Lactucopicrin inhibits acetylcholinesterase, the enzyme that breaks down acetylcholine into choline and acetate, thereby causing an increase of the neurotransmitter acetylcholine in the brain. As such, lactucopicrin has the potential of inducing lucid dreaming, like galantamine and alpha GPC.
While the leaves of lettuce are not active, they do contain opium-like alkaloids such as morphine and hyoscyamine in trace amounts.
In the past, lettuce lozenges, tinctures, and syrups were used as sedatives for irritable cough and as mild hypnotics (sleeping aids) for insomnia.
Lettuce was also used as an anaesthetic and aphrodisiac (though some people report it has anaphrodisiac effects and such it was also regarded in Ancient Greece).
Most commonly, Lactuca virosa was used, but smaller quantities of lactucarium could be extracted from other species as well.
The list of medicinal actions of Lactuca include:
- anodyne (painkilling)
- strong antispasmodic (relieving spasms of involuntary muscle)
- digestive (improving digestion)
- diuretic (increasing the excretion of water)
- strong hypnotic (inducing sleep)
- narcotic (inducing euphoria)
- sedative (promoting calm)
The list of medical conditions in which lettuce was employed include:
- hyperactivity in children
- dry cough
- whooping cough
- rheumatic pain
- warts (externally)
Side effects: drowsiness, restlessness.
An overdose may cause death through cardiac paralysis.
In homeopathy, it is used in the treatment of sleeplessness, chronic catarrh, cough, swollen liver, flatulence, and urinary tract disorders.
As you may have guessed, my interest in lettuce is mainly due to its ability to treat insomnia and promote a good night’s sleep. This has been tested on mice, who under its influence experienced an increase in sleep duration and a decrease in the time it takes to fall asleep. It was also found to protect cells against inflammation and damage resulting from stress during sleep disturbances.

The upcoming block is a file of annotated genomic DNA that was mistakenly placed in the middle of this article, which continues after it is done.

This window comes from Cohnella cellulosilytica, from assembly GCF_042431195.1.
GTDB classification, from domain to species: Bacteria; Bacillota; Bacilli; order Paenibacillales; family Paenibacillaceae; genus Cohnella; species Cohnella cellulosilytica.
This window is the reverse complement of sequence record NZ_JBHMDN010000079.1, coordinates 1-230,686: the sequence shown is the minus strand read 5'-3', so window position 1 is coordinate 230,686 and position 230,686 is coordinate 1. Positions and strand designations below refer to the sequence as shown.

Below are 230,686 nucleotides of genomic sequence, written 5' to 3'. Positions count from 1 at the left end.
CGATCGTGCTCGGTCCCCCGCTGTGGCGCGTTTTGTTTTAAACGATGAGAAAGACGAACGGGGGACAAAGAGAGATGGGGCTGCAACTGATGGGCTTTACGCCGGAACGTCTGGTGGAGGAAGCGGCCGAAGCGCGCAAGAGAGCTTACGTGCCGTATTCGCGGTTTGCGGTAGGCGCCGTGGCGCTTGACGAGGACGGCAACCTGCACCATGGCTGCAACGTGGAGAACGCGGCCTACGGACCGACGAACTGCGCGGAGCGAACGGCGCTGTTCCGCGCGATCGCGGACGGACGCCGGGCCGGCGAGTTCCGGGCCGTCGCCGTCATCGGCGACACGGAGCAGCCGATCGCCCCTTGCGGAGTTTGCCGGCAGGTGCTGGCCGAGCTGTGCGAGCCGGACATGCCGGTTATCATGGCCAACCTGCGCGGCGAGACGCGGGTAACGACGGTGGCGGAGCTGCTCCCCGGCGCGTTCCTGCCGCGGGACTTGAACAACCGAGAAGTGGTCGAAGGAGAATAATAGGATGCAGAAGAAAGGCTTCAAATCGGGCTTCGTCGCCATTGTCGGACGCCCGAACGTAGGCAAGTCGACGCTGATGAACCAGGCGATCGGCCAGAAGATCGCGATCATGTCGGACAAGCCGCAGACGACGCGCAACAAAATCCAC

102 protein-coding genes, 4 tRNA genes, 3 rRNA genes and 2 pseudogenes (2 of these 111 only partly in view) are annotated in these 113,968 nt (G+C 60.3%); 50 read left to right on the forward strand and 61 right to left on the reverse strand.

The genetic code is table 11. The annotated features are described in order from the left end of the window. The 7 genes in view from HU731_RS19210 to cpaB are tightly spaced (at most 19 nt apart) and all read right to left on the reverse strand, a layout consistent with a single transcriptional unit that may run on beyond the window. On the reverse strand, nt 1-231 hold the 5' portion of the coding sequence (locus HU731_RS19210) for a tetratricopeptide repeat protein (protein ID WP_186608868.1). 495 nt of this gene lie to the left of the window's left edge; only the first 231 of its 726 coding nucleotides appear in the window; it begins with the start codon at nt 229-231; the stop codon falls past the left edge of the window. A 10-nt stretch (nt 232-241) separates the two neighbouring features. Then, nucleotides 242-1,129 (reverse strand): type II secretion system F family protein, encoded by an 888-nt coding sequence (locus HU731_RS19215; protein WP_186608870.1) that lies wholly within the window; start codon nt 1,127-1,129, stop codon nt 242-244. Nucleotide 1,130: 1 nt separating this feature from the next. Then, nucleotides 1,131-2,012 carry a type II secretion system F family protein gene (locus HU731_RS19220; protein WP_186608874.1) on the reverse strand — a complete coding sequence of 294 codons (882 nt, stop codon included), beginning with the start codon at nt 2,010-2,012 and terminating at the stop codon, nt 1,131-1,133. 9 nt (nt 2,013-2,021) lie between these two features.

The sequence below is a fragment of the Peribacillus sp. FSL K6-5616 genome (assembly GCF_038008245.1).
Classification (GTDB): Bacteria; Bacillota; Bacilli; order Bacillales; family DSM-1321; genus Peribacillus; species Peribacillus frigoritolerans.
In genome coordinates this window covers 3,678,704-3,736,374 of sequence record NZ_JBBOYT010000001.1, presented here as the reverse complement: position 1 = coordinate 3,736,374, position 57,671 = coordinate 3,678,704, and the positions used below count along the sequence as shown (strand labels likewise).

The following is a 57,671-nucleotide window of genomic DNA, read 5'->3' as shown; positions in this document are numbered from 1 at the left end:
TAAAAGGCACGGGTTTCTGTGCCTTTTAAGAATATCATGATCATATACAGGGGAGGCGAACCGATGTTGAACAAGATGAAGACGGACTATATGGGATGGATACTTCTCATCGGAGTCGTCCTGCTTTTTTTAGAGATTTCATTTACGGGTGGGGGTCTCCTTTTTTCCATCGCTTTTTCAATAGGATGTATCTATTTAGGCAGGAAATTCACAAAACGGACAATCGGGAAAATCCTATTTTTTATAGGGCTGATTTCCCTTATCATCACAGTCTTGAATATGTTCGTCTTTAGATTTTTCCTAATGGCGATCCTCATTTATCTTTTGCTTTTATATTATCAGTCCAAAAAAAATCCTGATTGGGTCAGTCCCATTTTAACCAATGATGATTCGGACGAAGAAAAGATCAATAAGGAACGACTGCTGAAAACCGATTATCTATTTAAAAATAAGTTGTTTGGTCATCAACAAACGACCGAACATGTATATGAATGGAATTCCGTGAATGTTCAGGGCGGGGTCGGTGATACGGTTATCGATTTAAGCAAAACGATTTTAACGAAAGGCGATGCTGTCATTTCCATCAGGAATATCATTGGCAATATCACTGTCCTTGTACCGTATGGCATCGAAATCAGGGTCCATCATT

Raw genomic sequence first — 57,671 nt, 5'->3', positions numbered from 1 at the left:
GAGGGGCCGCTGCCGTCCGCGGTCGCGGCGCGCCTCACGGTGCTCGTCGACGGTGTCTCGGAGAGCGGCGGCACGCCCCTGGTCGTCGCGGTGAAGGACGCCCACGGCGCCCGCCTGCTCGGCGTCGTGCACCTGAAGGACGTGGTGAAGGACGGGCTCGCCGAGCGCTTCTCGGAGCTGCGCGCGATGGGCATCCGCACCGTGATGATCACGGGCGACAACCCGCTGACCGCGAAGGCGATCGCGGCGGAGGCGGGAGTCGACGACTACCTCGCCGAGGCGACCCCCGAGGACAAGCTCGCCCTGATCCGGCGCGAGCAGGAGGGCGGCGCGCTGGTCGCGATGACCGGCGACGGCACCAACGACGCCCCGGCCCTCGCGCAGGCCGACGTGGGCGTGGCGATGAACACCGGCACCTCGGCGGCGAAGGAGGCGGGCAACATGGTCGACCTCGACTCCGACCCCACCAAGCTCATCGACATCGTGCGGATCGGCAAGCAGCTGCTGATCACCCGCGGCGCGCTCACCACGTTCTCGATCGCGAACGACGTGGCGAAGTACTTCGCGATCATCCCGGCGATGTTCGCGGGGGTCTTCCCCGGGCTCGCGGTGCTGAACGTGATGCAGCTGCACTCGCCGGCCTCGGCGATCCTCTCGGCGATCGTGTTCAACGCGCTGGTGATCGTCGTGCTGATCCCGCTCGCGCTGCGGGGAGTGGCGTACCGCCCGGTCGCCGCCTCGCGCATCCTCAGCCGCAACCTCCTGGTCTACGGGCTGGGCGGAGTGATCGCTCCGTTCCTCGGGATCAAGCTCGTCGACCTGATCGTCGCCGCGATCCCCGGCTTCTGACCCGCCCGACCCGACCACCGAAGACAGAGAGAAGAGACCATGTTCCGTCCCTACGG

According to a 2018 study which employed a randomized controlled trial and published in the Journal of Ethnopharmacology, lettuce seed decreased insomnia during pregnancy and could be recommended as a safe natural remedy for treatment of pregnancy-related insomnia.
Another study published in 2017 in the Food Science and Biotechnology Journal, found that “lettuce, especially romaine lettuce, is an interesting and cheap source of sleep-potentiating material and antioxidant polyphenols.”
The seed and leaf extracts potentiated pentobarbital-induced sleep. However, the study was done on mice.
A third study from 2013, which was published in the Iranian Journal of Pharmaceutical Research, found that the sleep prolonging effect of lettuce was comparable to that which is induced by the benzodiazepine diazepam (Valium)
Lettuce in Chinese Medicine
Traditional Chinese medicine assigns thermal properties to various herbs and foods. Lettuce is regarded as having a cooling thermal nature, as well as bitter and sweet flavor. It is also recognized as a diuretic and a sedative.
Medicinally, it is used to:
- dry damp conditions, such as edema and digestive yeasts
- increase the production of mothers’ milk
- treat hemorrhoids
- to treat scanty/bloody urine